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n. Slang a rough lawless young Kuali developer.
[perhaps variant of Houlihan, Irish surname]
kualiganism n

Blog of an rSmart Java Developer. Full of code examples, solutions, best practices, et al.

Tuesday, April 27, 2010

KFS Inheritance/Composition with Private Methods

The Problem Scenario

Suppose an instance arrives where you need to change the functionality of KFS slightly, but the method you want to override is declared private. Need an example? I have one. Read on.

Digester and Namespace Validation

By default, Digester within KFS has namespace validation off. Suppose you want to turn it on. Now you run into exactly such issue.
package edu.arizona.kfs.sys.batch;
...
...
public class XmlBatchInputFileTypeBase extends org.kuali.kfs.sys.batch.XmlBatchInputFileTypeBase {
/**
* @see org.kuali.kfs.sys.batch.BatchInputFileType#parse(byte[])
*/
public Object parse(byte[] fileByteContent) throws ParseException {
if (fileByteContent == null) {
LOG.error("an invalid(null) argument was given");
throw new IllegalArgumentException("an invalid(null) argument was given");
}

// handle zero byte contents, xml parsers don't deal with them well
if (fileByteContent.length == 0) {
LOG.error("an invalid argument was given, empty input stream");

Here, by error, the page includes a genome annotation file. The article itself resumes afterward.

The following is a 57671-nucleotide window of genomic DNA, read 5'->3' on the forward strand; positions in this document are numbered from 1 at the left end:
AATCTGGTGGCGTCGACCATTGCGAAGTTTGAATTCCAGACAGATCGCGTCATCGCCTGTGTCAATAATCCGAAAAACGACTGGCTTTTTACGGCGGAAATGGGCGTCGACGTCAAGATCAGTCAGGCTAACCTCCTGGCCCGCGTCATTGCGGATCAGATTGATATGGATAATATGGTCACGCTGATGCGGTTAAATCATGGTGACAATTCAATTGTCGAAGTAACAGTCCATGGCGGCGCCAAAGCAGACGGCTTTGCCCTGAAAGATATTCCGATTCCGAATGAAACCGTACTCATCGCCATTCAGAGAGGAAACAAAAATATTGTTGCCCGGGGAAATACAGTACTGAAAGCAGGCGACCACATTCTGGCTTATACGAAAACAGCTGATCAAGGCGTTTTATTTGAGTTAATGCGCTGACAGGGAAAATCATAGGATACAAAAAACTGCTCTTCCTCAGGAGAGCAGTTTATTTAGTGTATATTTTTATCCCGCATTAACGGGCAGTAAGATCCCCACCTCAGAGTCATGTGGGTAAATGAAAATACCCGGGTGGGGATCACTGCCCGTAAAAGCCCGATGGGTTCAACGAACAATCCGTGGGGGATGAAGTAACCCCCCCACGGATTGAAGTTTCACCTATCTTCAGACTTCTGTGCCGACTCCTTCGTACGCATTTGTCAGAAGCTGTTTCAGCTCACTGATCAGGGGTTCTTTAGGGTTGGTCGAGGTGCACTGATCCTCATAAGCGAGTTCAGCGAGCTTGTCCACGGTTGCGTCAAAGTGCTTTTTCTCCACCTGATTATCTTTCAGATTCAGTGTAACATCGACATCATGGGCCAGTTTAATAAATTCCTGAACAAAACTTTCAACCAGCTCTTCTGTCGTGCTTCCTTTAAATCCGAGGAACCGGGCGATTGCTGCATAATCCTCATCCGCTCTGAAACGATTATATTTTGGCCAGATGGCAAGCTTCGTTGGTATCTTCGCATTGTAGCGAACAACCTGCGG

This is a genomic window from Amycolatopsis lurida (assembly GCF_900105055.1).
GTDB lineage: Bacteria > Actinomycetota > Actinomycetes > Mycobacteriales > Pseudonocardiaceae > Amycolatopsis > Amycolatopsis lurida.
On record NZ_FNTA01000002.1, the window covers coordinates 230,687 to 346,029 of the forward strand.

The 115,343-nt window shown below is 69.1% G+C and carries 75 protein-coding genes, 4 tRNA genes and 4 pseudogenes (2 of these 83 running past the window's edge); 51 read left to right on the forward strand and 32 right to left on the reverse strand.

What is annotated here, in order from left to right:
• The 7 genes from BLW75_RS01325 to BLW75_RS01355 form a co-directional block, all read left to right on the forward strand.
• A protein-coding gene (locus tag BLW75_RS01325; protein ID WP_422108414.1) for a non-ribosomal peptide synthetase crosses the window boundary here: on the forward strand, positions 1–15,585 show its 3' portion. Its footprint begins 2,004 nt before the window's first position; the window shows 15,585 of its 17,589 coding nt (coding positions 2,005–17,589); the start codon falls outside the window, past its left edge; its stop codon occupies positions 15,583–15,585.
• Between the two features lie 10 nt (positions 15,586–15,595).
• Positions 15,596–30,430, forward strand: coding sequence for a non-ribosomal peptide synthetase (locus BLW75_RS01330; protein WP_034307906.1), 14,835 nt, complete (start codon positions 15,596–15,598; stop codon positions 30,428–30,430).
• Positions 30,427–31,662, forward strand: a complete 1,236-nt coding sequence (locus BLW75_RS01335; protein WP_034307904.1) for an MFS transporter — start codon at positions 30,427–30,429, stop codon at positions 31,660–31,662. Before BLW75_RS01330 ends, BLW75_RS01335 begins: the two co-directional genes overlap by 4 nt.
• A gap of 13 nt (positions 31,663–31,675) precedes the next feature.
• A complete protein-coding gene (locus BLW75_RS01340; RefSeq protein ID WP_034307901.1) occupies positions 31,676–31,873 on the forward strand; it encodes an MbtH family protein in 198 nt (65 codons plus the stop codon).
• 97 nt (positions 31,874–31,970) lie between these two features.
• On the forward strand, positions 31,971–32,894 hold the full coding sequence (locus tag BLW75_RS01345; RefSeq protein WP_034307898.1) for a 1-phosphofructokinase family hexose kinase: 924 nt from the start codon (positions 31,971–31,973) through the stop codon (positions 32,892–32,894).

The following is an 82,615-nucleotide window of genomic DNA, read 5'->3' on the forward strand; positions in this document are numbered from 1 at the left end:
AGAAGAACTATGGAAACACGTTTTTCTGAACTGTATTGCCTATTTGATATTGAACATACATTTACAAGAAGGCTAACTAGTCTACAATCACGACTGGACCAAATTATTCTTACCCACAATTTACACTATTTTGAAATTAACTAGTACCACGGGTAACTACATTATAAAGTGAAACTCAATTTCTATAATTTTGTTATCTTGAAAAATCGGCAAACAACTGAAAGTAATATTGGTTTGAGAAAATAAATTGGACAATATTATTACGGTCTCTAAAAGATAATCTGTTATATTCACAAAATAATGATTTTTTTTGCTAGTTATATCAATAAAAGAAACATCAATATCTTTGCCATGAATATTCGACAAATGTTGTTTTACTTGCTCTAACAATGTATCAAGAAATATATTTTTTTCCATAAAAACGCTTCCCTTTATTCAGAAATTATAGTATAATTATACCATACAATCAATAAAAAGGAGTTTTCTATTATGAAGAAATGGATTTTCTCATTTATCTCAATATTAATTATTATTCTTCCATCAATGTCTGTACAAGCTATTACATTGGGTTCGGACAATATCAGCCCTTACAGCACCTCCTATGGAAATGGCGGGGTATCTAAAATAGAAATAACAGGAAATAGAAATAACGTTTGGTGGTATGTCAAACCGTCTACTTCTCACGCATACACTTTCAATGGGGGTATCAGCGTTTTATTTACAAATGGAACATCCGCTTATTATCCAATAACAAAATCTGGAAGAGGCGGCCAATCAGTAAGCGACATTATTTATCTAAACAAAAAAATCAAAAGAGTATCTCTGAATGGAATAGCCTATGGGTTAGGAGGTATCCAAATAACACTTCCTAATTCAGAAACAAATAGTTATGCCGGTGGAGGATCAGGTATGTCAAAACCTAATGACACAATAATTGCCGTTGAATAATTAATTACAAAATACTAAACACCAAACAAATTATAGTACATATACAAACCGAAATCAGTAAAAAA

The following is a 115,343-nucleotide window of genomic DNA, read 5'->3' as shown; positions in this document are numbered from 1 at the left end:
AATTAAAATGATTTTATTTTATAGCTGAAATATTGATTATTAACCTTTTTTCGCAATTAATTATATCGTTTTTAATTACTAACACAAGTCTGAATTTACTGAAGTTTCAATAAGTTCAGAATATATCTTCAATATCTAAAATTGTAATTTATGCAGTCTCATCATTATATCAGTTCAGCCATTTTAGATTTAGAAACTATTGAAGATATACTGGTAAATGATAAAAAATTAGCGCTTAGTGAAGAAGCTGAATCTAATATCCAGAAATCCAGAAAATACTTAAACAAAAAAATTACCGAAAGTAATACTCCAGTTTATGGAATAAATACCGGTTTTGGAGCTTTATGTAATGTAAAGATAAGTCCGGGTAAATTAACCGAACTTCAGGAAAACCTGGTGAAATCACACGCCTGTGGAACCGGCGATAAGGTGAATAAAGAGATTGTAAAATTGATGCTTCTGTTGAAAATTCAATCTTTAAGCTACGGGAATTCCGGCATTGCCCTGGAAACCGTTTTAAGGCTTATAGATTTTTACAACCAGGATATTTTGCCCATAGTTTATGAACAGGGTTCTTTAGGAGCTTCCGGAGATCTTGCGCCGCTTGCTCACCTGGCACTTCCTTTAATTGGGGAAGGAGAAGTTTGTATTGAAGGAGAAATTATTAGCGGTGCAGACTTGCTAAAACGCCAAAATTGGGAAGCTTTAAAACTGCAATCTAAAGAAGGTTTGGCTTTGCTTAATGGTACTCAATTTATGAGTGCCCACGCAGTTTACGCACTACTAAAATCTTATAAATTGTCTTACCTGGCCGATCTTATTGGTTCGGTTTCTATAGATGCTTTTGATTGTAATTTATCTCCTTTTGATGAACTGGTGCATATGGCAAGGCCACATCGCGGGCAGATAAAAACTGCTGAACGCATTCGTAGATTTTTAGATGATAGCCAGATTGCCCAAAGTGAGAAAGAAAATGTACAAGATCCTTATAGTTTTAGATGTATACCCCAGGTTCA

throw new IllegalArgumentException("an invalid argument was given, empty input stream");
}

// validate contents against schema
ByteArrayInputStream validateFileContents = new ByteArrayInputStream(fileByteContent);
validateContentsAgainstSchema(getSchemaLocation(), validateFileContents);

// setup digester for parsing the xml file

Digester digester = null;
try {
Method digesterMethod = getClass().getDeclaredMethod("buildDigester", String.class, String.class);
m.setAccessible(true); // Private? Who cares?! I sure don't.
m.invoke(this, getSchemaLocation(), getDigestorRulesFileName());
}
catch(IllegalAccessExption e) {
// Not since it's accessible now.
}
catch(InvocationTargetException e) {
// Something else naughty happened
}


Object parsedContents = null;
try {
ByteArrayInputStream parseFileContents = new ByteArrayInputStream(fileByteContent);
parsedContents = digester.parse(validateFileContents);
}
catch (Exception e) {
LOG.error("Error parsing xml contents", e);
throw new ParseException("Error parsing xml contents: " + e.getMessage(), e);
}

return parsedContents;
}

}

The trick is in

Digester digester = null;
try {
Method digesterMethod = getClass().getDeclaredMethod("buildDigester", String.class, String.class);
m.setAccessible(true); // Private? Who cares?! I sure don't.
m.invoke(this, getSchemaLocation(), getDigestorRulesFileName());
}
catch(IllegalAccessExption e) {
// Not since it's accessible now.
}

By calling m.setAccessible(true), we can still call the private method. many call this a hack because it ignores the private access. I think many people are confused in what that means. The control is rather just for managing scope and maintaining OO encapsulation. These directives are not intended for security. They are intended to enforce OO. If we wanted to restrict method access, a SecurityManager implementation would be more appropriate. IMHO, this is an entirely acceptable thing to do in this situation. That being that we are being restricted by a flaw in the API from doing something we should be allowed to do. This happens often, and is a much better alternative than duplicating code.

With this, we can get away with extending code and overriding behavior.

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